What Advantages do Traditional Publishers Offer Authors?
A Comparison of Traditional and Indie Publishing from the Authors’ Perspective
By Dana Beth Weinberg and Jeremy Greenfield
Format: Available for Download
The author community is abuzz with news of self-published authors who are making very good money by going indie. With the stigma diminishing, this alternative mode of publishing has become increasingly attractive to both new and seasoned authors. However, the 2013 Digital Book World and Writer’s Digest Author Survey found that despite the excitement about self-publishing and complaints about traditional publishing, authors held a strong preference to publish with traditional publishers.This report seeks to understand why.
What advantages do traditional publishers offer authors? The 2014 Digital Book World and Writer’s Digest was designed specifically to compare the perceptions, experiences, and economic returns to authors associated with traditional publishing and self-publishing respectively. In this report, we take a close look at the case to be made to the author community in favor of traditional publishing as well as the areas where traditional publishers might enhance what they offer their current and prospective authors.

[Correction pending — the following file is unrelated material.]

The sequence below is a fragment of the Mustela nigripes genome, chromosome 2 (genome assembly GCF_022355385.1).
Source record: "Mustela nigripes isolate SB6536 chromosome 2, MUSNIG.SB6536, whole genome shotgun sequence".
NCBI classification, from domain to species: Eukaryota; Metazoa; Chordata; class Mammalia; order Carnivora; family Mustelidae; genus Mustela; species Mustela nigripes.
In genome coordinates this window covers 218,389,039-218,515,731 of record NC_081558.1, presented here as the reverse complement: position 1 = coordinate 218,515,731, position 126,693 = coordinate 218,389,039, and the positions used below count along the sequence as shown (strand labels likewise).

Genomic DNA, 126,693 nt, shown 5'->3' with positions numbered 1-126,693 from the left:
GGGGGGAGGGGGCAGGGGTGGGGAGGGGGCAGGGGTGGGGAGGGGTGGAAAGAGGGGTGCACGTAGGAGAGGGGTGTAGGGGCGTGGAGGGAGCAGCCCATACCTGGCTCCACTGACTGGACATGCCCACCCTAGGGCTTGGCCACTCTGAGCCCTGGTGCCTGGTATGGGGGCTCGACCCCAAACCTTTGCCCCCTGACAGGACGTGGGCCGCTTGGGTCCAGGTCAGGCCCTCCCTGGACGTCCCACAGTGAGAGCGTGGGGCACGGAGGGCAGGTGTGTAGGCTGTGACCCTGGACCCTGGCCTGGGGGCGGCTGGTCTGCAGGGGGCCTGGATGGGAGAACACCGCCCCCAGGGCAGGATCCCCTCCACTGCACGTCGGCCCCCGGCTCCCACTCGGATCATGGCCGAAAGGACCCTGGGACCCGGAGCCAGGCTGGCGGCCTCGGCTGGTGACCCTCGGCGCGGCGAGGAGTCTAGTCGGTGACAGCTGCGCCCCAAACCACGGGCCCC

SKU T3591 Author/Speaker/Editor Dana Beth Weinberg and Jeremy Greenfield File/Trim Size 2.68 MB File Type Format Download ISBN 13 9781440338359In review: Can print keep pace with digital media? Would you spend $295 to learn why authors still go with traditional publishers? Obviously, there is still a huge stigma to self published books. The National Book Award is closed to self published writers; all of the PEN Awards, some of the most prestigious awards in book publishing—all closed. The NY Times will not touch a self published book. Most distributors will not go near you anymore. So what is one to do now that bookstores are on life support.We’ve all heard of successful self-published authors, but Weinberg and Greenfield’s research reveals that out of the nearly 10,000 authors surveyed, 76.8 percent of yet-to-be published authors preferred the traditional publishing route to the self-publishing route as their intended course of action in the future. More than half of authors who already were self-published, as well as hybrid authors, were hoping to publish with traditional publishers, at 53.5 percent and 57.8 percent, respectively. And 87.2 percent of authors who were already traditionally published intended to stick with traditional publishing rather than switching teams.It’s a paradoxical predicament that has left more than a few scratching their heads. The situtation continues to evolve on a daily basis, so save your money and keeping abreast of the latest trends through social media and writing/publising websites.If you’re interestedin pursuing other print/text on this and related topics? Check out this list of 17 Social Media Books that might give you a leg-up. Might!— 17 books to help you improve your social media marketing as recommended by social media pros — via Social Media ExaminerWriter Keith Martin Smith offers some solid advice on the pros and cons of both publishing routes: KMS on Self-Pub vs Trad-Pub